- Exclusion from mourning: People sometimes assume you have no “right” to mourn if the person lost was not part of your immediate family or a current romantic partner (e.g. loss of a best friend, a classmate, an ex-partner/spouse). People also assume children, people with cognitive impairment, developmentally disabled, or serious mental health conditions are unable to mourn. These are all normal reactions that should be acknowledged.
People who grieve are expected to show it according to the unofficial “rules” of behavior. For example, you’re expected to cry and show sadness visually, lose your appetite, sleep a lot, and/or withdraw from social events. You might hear: “Shouldn’t you be over it by now?” or “You have to stay strong and keep moving forward”, and, my personal favorite, “If you don’t cry, that means the loss doesn’t affect you.” You are not expected to show anger, lack of emotion, throw yourself into your work, misuse substances to cope, or even feel relief. These are all normal reactions that should be acknowledged.
Grief typically progresses through several stages. If you can’t openly mourn, though, it’s hard to proceed through these stages in a productive way. Along with typical feelings associated with grief, such as sadness, anger, guilt, and emotional numbness, disenfranchised grief can contribute to insomnia, substance misuse, anxiety, depression, physical symptoms, like muscle tension, unexplained pain, stomach distress, diminished self-esteem, shame, relationship problems, trouble focusing, and mood swings.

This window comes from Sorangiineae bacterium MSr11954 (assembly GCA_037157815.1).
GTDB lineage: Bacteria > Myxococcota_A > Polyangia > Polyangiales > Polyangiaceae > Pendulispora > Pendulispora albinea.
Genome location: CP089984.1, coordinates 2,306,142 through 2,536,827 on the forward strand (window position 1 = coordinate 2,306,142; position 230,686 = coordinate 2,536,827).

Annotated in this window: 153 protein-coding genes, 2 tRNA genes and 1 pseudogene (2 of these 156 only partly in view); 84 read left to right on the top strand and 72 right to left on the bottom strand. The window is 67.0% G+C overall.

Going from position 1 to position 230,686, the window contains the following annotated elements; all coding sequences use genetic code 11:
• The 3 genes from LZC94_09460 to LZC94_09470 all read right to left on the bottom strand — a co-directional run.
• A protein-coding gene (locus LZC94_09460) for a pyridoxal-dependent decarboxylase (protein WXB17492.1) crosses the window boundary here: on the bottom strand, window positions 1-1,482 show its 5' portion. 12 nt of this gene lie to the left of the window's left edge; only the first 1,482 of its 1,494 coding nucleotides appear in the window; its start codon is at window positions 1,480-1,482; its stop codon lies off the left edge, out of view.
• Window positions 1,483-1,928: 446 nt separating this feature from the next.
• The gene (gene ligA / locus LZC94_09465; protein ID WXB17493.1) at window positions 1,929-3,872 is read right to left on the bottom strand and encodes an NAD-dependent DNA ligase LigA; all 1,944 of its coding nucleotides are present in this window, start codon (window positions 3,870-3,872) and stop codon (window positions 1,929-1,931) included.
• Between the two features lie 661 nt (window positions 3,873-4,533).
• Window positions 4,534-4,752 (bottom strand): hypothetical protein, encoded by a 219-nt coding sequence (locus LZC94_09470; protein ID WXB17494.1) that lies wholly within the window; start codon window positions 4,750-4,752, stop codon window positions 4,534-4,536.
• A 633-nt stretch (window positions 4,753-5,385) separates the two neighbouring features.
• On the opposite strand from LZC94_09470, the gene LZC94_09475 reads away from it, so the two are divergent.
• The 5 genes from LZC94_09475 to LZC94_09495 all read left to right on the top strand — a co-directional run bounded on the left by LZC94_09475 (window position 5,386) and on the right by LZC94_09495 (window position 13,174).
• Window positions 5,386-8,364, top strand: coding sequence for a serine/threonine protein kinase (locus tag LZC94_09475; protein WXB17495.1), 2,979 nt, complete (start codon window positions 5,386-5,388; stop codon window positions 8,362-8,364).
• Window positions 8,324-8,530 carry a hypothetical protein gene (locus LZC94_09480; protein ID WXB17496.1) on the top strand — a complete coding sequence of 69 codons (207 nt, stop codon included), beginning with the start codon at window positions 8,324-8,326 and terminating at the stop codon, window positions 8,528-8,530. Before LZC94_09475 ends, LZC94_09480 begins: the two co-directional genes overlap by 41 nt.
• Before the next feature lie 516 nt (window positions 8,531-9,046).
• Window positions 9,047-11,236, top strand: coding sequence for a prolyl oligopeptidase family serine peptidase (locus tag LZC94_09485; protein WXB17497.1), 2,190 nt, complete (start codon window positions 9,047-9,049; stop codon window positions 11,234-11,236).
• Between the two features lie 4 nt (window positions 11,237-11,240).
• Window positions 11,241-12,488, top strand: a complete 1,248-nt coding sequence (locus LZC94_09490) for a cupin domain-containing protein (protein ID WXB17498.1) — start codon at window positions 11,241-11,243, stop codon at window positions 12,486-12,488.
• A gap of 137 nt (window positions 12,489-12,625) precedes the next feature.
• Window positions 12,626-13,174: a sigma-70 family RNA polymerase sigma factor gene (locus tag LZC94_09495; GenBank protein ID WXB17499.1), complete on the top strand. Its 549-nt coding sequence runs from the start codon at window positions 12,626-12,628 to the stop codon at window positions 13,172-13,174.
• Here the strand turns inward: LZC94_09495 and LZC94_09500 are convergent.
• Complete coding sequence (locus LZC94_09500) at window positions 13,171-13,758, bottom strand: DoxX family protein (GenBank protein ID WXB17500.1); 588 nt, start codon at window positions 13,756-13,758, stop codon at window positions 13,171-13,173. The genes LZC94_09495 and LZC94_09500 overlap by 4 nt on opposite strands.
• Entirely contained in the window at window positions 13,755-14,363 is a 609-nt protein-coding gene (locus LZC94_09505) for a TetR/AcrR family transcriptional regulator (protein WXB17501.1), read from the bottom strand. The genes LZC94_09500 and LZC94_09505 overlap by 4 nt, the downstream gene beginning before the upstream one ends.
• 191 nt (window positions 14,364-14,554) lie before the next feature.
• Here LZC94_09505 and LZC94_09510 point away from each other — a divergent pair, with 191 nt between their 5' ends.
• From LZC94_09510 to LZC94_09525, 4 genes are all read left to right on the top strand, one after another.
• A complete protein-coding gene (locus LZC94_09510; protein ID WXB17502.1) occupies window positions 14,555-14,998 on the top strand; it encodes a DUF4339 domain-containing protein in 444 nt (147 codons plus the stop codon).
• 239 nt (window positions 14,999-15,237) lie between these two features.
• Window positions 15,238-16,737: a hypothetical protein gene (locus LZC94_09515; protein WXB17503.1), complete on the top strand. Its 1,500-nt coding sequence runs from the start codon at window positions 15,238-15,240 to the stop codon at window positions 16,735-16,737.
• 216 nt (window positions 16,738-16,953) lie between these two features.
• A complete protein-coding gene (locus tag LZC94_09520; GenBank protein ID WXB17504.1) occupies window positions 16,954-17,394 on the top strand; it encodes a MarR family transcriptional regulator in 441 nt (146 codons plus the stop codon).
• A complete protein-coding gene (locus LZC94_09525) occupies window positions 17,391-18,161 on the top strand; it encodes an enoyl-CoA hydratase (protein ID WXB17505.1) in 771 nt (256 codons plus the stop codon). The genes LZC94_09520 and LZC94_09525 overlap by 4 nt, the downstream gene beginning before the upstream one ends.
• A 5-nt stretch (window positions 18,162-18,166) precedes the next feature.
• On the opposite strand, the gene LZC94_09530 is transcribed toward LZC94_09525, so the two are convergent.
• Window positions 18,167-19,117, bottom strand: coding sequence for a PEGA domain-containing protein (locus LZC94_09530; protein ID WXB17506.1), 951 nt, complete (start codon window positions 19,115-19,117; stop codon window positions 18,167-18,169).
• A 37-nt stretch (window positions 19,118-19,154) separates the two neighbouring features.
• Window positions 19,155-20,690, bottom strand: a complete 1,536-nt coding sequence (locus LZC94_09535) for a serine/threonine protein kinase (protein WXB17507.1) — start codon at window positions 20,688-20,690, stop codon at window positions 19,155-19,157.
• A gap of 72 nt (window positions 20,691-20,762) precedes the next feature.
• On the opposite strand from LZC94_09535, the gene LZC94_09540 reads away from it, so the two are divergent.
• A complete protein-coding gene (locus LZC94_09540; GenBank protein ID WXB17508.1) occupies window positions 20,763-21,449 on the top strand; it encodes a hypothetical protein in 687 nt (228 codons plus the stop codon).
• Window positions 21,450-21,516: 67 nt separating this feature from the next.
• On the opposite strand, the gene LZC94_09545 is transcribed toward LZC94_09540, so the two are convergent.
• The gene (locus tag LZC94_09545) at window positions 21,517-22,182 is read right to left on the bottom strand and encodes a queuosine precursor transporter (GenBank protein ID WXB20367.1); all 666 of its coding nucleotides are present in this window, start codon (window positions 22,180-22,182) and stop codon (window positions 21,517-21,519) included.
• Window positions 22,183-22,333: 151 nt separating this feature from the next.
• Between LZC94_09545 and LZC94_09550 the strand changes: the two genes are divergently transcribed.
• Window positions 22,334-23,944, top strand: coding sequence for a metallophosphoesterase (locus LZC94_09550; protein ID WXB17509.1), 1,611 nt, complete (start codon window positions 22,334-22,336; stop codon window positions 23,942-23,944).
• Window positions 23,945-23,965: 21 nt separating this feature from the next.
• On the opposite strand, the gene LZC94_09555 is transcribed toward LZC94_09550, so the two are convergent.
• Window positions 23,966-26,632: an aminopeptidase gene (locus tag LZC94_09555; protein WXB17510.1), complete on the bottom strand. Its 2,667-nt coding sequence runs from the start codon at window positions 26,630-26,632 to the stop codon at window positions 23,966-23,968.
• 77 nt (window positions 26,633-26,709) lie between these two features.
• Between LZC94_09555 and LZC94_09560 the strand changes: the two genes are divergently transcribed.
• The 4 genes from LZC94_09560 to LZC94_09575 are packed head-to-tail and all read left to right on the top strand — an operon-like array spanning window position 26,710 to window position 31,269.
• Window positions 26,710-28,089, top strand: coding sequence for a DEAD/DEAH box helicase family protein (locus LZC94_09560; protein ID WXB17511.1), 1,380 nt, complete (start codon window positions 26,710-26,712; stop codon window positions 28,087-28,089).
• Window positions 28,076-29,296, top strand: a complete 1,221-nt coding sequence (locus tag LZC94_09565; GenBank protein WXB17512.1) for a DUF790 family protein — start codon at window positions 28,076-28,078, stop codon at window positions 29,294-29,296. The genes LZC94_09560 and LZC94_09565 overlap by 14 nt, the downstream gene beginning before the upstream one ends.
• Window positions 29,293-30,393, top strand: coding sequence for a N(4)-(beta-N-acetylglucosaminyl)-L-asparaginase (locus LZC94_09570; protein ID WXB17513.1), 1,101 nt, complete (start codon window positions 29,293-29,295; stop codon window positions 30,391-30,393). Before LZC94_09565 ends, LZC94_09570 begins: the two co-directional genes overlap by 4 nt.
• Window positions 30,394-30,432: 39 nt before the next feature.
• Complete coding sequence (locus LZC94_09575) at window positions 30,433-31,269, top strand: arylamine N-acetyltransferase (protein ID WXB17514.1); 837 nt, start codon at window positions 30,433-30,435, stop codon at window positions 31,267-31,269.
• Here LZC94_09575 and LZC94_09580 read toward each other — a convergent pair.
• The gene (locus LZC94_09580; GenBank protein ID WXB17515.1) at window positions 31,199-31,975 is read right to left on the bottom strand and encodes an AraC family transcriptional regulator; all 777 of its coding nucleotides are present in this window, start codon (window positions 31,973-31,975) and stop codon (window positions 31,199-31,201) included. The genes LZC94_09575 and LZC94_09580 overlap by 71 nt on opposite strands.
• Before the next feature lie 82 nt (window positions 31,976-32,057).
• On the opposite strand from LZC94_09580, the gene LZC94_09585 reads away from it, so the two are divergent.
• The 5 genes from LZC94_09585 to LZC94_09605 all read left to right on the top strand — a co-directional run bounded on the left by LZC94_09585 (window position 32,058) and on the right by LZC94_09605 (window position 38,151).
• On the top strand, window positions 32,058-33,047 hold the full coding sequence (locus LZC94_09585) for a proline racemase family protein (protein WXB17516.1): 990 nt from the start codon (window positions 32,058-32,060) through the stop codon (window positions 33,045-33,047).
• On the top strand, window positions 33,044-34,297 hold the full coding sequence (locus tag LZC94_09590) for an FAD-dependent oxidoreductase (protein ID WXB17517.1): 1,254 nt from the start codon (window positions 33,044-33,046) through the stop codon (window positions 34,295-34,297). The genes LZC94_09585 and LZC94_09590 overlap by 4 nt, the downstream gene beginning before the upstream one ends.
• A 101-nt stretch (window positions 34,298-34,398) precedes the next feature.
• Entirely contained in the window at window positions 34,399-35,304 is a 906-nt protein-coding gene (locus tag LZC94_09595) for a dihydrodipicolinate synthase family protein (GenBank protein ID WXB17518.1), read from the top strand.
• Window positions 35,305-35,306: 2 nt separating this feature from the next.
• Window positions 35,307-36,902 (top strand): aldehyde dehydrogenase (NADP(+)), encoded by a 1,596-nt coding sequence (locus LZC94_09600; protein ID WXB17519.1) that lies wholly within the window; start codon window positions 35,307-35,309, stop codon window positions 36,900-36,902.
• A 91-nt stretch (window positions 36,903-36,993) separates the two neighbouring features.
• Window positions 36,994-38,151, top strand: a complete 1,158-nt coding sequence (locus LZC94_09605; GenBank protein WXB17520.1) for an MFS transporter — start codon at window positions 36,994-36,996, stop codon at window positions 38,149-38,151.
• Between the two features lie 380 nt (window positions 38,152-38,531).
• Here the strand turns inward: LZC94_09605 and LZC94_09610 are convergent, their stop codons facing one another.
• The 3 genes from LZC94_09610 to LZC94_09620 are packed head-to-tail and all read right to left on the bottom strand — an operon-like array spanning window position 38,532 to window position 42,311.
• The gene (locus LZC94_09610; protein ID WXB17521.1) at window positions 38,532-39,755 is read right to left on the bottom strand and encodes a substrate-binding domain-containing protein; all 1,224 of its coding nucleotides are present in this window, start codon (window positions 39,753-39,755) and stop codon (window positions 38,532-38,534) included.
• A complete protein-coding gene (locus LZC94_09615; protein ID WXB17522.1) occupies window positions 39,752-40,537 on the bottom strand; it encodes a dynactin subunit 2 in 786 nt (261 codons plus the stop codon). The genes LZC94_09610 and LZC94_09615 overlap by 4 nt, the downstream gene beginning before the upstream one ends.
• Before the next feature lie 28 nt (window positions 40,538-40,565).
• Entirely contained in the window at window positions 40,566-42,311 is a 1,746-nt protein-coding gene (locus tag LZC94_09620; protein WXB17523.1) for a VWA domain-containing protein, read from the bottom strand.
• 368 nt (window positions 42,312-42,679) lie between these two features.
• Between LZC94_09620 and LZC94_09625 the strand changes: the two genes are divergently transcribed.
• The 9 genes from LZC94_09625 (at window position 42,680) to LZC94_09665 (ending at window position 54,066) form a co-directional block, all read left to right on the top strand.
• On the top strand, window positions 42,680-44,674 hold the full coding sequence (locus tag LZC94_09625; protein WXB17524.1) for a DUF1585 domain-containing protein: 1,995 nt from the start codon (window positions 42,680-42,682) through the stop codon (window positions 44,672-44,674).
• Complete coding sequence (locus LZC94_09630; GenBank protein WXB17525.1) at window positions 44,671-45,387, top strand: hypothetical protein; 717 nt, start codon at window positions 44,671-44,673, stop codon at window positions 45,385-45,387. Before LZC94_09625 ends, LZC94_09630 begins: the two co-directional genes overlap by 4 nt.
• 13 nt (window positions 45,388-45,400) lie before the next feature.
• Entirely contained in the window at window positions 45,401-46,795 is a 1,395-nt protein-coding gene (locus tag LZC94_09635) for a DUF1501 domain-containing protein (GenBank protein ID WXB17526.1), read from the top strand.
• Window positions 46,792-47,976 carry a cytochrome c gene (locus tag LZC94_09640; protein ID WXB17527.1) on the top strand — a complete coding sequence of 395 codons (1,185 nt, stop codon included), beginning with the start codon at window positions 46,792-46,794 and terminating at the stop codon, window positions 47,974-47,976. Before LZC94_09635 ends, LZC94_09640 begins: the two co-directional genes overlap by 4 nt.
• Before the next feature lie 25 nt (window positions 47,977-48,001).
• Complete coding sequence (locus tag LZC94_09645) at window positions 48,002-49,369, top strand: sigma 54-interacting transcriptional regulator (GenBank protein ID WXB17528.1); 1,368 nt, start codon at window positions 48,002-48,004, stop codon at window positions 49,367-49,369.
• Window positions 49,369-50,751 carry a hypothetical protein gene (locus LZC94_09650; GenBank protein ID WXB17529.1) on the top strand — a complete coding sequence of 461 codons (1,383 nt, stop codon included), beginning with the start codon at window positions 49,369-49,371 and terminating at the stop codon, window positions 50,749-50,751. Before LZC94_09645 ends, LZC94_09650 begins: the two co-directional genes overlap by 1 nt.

Disenfranchised and complicated grief can have particular details:
- The loss happened at least 6 months ago
- Intense, distracting feelings of longing and loneliness
- Feeling that life isn’t worth living after the loss
- Constantly feeling in shock or numb
- Excessively avoiding or seeking places, objects, or other things that remind you of the loss
- Obsession with the cause or circumstances of a death
Processing grief isn’t exactly fun but is important and necessary for good mental health. It is wise to reach out for help if your grief begins to affect your responsibilities or personal relationships, or you continue to lack interest in the activities you usually enjoy. All grief is valid and you have the right to mourn something or someone you lose. No one gets to tell you whether you should or shouldn’t feel sad or if you’ve been grieving too long.